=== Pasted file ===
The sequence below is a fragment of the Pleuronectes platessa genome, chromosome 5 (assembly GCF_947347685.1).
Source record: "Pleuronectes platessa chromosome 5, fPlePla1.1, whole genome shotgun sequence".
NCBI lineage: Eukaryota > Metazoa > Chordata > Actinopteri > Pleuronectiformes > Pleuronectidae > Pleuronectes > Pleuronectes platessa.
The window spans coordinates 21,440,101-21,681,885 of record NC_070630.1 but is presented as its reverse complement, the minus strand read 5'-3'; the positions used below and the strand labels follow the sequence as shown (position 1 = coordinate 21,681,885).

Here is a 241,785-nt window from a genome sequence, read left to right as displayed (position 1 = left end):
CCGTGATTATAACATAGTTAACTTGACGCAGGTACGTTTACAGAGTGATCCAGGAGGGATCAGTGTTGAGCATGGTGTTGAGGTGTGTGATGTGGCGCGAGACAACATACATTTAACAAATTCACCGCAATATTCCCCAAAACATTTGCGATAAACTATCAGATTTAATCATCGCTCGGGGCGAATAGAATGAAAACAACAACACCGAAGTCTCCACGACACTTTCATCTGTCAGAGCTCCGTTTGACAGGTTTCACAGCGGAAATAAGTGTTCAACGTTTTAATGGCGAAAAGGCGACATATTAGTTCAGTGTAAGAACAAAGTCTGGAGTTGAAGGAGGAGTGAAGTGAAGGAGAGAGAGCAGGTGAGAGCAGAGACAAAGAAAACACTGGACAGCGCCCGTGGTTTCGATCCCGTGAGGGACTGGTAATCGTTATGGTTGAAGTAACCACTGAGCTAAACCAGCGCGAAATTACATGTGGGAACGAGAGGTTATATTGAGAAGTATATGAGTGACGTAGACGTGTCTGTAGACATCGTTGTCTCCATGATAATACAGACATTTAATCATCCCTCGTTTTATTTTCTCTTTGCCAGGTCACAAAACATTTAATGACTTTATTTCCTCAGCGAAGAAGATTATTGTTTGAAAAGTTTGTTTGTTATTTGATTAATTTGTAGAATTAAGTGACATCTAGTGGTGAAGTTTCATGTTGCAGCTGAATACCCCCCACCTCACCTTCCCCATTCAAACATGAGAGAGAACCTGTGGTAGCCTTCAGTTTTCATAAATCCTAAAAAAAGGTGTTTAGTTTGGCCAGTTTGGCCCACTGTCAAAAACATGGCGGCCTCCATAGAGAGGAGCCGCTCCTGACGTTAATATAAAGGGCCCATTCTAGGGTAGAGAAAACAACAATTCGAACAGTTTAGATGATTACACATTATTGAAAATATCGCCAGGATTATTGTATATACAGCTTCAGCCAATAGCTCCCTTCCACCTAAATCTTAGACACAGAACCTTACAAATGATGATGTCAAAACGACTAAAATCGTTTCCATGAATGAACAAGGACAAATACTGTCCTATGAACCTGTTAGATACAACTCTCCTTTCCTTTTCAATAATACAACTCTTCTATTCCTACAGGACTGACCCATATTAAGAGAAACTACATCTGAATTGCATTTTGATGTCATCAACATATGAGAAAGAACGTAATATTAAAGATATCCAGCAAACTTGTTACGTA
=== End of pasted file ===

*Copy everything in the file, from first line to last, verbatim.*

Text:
The sequence below is a fragment of the Pleuronectes platessa genome, chromosome 5 (assembly GCF_947347685.1).
Source record: "Pleuronectes platessa chromosome 5, fPlePla1.1, whole genome shotgun sequence".
NCBI lineage: Eukaryota > Metazoa > Chordata > Actinopteri > Pleuronectiformes > Pleuronectidae > Pleuronectes > Pleuronectes platessa.
The window spans coordinates 21,440,101-21,681,885 of record NC_070630.1 but is presented as its reverse complement, the minus strand read 5'-3'; the positions used below and the strand labels follow the sequence as shown (position 1 = coordinate 21,681,885).

Here is a 241,785-nt window from a genome sequence, read left to right as displayed (position 1 = left end):
CCGTGATTATAACATAGTTAACTTGACGCAGGTACGTTTACAGAGTGATCCAGGAGGGATCAGTGTTGAGCATGGTGTTGAGGTGTGTGATGTGGCGCGAGACAACATACATTTAACAAATTCACCGCAATATTCCCCAAAACATTTGCGATAAACTATCAGATTTAATCATCGCTCGGGGCGAATAGAATGAAAACAACAACACCGAAGTCTCCACGACACTTTCATCTGTCAGAGCTCCGTTTGACAGGTTTCACAGCGGAAATAAGTGTTCAACGTTTTAATGGCGAAAAGGCGACATATTAGTTCAGTGTAAGAACAAAGTCTGGAGTTGAAGGAGGAGTGAAGTGAAGGAGAGAGAGCAGGTGAGAGCAGAGACAAAGAAAACACTGGACAGCGCCCGTGGTTTCGATCCCGTGAGGGACTGGTAATCGTTATGGTTGAAGTAACCACTGAGCTAAACCAGCGCGAAATTACATGTGGGAACGAGAGGTTATATTGAGAAGTATATGAGTGACGTAGACGTGTCTGTAGACATCGTTGTCTCCATGATAATACAGACATTTAATCATCCCTCGTTTTATTTTCTCTTTGCCAGGTCACAAAACATTTAATGACTTTATTTCCTCAGCGAAGAAGATTATTGTTTGAAAAGTTTGTTTGTTATTTGATTAATTTGTAGAATTAAGTGACATCTAGTGGTGAAGTTTCATGTTGCAGCTGAATACCCCCCACCTCACCTTCCCCATTCAAACATGAGAGAGAACCTGTGGTAGCCTTCAGTTTTCATAAATCCTAAAAAAAGGTGTTTAGTTTGGCCAGTTTGGCCCACTGTCAAAAACATGGCGGCCTCCATAGAGAGGAGCCGCTCCTGACGTTAATATAAAGGGCCCATTCTAGGGTAGAGAAAACAACAATTCGAACAGTTTAGATGATTACACATTATTGAAAATATCGCCAGGATTATTGTATATACAGCTTCAGCCAATAGCTCCCTTCCACCTAAATCTTAGACACAGAACCTTACAAATGATGATGTCAAAACGACTAAAATCGTTTCCATGAATGAACAAGGACAAATACTGTCCTATGAACCTGTTAGATACAACTCTCCTTTCCTTTTCAATAATACAACTCTTCTATTCCTACAGGACTGACCCATATTAAGAGAAACTACATCTGAATTGCATTTTGATGTCATCAACATATGAGAAAGAACGTAATATTAAAGATATCCAGCAAACTTGTTACGTA